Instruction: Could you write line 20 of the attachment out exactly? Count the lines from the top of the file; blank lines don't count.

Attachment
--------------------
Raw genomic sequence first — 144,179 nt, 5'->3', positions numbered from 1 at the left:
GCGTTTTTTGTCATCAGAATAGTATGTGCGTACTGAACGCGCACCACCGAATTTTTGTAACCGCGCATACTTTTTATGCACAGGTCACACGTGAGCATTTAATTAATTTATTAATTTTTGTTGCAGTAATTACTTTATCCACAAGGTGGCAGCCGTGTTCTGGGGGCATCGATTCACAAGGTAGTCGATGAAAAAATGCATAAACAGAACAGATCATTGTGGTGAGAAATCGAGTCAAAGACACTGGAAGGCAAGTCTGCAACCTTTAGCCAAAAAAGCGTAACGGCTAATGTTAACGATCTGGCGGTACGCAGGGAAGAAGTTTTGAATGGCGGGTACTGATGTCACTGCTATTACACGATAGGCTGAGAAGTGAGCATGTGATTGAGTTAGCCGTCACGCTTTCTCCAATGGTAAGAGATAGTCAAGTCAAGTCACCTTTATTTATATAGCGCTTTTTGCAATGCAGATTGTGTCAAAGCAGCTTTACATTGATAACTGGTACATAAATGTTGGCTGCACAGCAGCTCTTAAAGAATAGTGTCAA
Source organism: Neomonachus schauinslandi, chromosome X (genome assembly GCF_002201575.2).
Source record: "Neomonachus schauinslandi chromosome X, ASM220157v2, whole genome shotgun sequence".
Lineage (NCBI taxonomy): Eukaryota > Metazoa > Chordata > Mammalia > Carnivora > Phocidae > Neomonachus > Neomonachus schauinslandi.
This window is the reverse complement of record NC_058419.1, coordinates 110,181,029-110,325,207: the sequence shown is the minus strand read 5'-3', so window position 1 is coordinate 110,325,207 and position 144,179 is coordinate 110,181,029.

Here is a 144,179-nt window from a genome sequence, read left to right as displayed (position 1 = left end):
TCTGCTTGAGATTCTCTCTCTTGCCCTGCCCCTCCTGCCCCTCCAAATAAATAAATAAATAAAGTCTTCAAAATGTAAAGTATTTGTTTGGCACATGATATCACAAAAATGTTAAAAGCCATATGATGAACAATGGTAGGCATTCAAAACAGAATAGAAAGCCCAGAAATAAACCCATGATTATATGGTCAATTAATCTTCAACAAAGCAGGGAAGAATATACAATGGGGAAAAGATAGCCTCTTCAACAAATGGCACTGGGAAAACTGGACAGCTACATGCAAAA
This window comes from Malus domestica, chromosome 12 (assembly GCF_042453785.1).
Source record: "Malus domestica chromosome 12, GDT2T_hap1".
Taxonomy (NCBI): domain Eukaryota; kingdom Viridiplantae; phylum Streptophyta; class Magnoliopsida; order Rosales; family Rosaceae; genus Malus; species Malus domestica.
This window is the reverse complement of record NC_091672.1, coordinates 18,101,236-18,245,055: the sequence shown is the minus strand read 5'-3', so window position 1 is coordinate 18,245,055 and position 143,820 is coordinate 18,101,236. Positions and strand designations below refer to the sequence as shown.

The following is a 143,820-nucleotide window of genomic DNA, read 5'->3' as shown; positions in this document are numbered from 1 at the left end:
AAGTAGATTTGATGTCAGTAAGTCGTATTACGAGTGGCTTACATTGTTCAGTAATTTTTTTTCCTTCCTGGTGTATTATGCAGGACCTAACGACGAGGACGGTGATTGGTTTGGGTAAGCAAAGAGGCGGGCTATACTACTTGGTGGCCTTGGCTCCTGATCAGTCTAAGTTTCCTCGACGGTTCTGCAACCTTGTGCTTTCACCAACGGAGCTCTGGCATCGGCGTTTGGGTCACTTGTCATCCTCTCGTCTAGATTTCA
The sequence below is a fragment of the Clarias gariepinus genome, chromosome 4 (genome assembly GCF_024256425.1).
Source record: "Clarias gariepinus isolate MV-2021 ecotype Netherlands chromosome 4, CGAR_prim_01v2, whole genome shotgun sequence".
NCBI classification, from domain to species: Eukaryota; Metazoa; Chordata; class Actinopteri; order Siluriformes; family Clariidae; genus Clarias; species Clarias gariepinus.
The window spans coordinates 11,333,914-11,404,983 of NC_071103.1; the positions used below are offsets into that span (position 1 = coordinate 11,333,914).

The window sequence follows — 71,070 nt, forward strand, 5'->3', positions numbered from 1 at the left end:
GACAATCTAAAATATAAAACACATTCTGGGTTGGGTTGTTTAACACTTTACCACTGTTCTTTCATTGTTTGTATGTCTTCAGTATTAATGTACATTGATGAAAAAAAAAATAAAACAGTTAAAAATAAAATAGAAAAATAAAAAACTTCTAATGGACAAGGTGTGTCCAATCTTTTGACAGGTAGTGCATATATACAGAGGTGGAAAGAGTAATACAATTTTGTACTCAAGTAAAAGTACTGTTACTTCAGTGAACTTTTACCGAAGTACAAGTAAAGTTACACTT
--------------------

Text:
GACAATCTAAAATATAAAACACATTCTGGGTTGGGTTGTTTAACACTTTACCACTGTTCTTTCATTGTTTGTATGTCTTCAGTATTAATGTACATTGATGAAAAAAAAAATAAAACAGTTAAAAATAAAATAGAAAAATAAAAAACTTCTAATGGACAAGGTGTGTCCAATCTTTTGACAGGTAGTGCATATATACAGAGGTGGAAAGAGTAATACAATTTTGTACTCAAGTAAAAGTACTGTTACTTCAGTGAACTTTTACCGAAGTACAAGTAAAGTTACACTT